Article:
Title of performance:
Theatre Group: Auseklis Limbazi
Director: Didzis Jonovs
Date and time: Thu 12. August 21.00
Tom Stoppard’s “After Magritte” (1970) is a surreal comedy of improbable domestic juxtapositions in a suburban family, where a ballroom dancing couple prepares for a night out and the Mother toots on the tuba. Matters become even sillier with the entrance of Inspector Foot and Constable Holmes and their suspicions that the household is involved in a dastardly crime….
As the play opens, a half-naked Reginald Harris stands on a table unscrewing a light bulb while his wife Thelma searches the floor for 22-caliber bullets. Mother sleeps in a swimsuit on an ironing board, while a bobby – Constable Holmes stands freeze-framed, peering through their window, surreal tableau reminiscent of the paintings of René Magritte. The couple’s furniture is piled against the inside of its front door.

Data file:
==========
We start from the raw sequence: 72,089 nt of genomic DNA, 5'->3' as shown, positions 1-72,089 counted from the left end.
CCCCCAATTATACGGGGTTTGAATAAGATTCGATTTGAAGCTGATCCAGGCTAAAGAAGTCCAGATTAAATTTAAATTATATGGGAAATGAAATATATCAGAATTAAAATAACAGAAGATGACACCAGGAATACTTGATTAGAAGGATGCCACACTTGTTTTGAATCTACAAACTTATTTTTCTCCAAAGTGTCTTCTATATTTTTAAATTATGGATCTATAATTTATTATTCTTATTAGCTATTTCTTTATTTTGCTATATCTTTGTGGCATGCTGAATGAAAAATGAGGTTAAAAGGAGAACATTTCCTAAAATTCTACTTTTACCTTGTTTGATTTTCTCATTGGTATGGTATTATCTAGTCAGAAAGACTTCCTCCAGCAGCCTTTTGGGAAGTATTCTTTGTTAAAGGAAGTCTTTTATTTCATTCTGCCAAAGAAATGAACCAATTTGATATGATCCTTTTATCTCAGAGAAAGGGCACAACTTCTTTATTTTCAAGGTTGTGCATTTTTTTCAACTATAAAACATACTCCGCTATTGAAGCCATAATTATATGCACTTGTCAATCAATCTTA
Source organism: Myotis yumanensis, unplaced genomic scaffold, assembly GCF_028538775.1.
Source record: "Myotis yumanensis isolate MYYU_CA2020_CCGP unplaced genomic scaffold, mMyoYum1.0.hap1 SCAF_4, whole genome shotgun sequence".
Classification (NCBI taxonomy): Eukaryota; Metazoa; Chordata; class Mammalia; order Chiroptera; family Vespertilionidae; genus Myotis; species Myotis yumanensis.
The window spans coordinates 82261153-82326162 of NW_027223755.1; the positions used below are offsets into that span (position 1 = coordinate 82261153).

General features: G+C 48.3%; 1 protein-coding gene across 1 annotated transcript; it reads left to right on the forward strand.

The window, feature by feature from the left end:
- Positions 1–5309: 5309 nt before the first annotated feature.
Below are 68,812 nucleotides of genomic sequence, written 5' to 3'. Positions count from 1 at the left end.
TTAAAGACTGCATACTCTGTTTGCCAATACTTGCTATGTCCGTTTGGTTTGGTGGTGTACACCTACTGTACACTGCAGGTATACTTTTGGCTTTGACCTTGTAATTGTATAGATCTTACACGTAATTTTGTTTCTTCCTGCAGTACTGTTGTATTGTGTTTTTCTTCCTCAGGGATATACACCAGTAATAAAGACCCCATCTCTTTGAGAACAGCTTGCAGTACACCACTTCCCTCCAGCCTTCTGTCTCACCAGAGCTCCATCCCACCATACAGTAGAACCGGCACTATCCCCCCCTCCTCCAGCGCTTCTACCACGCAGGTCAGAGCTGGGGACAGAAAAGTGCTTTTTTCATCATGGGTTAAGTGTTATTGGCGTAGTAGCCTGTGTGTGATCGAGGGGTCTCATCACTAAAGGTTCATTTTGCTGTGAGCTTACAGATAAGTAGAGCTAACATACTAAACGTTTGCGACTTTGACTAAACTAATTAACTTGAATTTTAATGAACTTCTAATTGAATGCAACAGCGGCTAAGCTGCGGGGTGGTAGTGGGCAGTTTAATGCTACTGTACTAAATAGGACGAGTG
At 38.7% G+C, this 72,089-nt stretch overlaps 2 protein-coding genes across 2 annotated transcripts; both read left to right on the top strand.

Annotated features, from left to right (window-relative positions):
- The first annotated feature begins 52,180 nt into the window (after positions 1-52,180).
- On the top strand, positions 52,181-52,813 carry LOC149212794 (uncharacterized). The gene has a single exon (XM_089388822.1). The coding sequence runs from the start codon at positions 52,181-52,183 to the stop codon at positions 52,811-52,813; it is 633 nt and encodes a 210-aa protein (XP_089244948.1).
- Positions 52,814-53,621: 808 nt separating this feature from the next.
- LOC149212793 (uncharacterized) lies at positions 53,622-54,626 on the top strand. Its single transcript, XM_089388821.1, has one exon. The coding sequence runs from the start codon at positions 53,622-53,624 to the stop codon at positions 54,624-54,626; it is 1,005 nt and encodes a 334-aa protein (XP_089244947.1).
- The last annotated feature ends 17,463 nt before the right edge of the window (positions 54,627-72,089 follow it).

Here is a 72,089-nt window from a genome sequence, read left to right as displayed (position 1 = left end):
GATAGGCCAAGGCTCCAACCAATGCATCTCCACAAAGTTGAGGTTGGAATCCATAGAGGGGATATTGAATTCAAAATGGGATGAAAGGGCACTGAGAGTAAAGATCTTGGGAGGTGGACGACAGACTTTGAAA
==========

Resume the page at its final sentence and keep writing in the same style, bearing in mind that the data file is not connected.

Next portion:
Inside the room, a rational explanation for the tableau gradually becomes apparent. Two ballroom dancers, Reginald and Thelma Harris, are hurriedly getting ready for an event. A lampshade which had used bullets as a counterweight has broken and a woman crawls on the floor to look for them. Tuba is as lust and sense for Mothers life.
Play’s plot boils down to each character’s memories of a man seen near the Tate Gallery, where a Magritte exhibition is being held. Was the man blind? Was he carrying a tortoise or a football? Or was it a lute or mandolin? Was he wearing prison gabardine or a white suit? Oh, and by the way, whose mother is Mother? As the play makes its way toward an inconclusive conclusion, things get stranger and more hilarious…
The inspector arrives and asks about the family’s memories of a man they had seen outside of the Tate Gallery. He invents an entirely false story, accusing the family of complicity in a crime known as the Crippled Minstrel Caper. As he continues, the stage picture becomes increasingly ridiculous. For instance, the Mother offers the inspector a banana as a cure for headaches while the male dancer stands on one foot to prove that a blind can do it.
By the end of the play, the characters are posed in another Magritte-like tableau…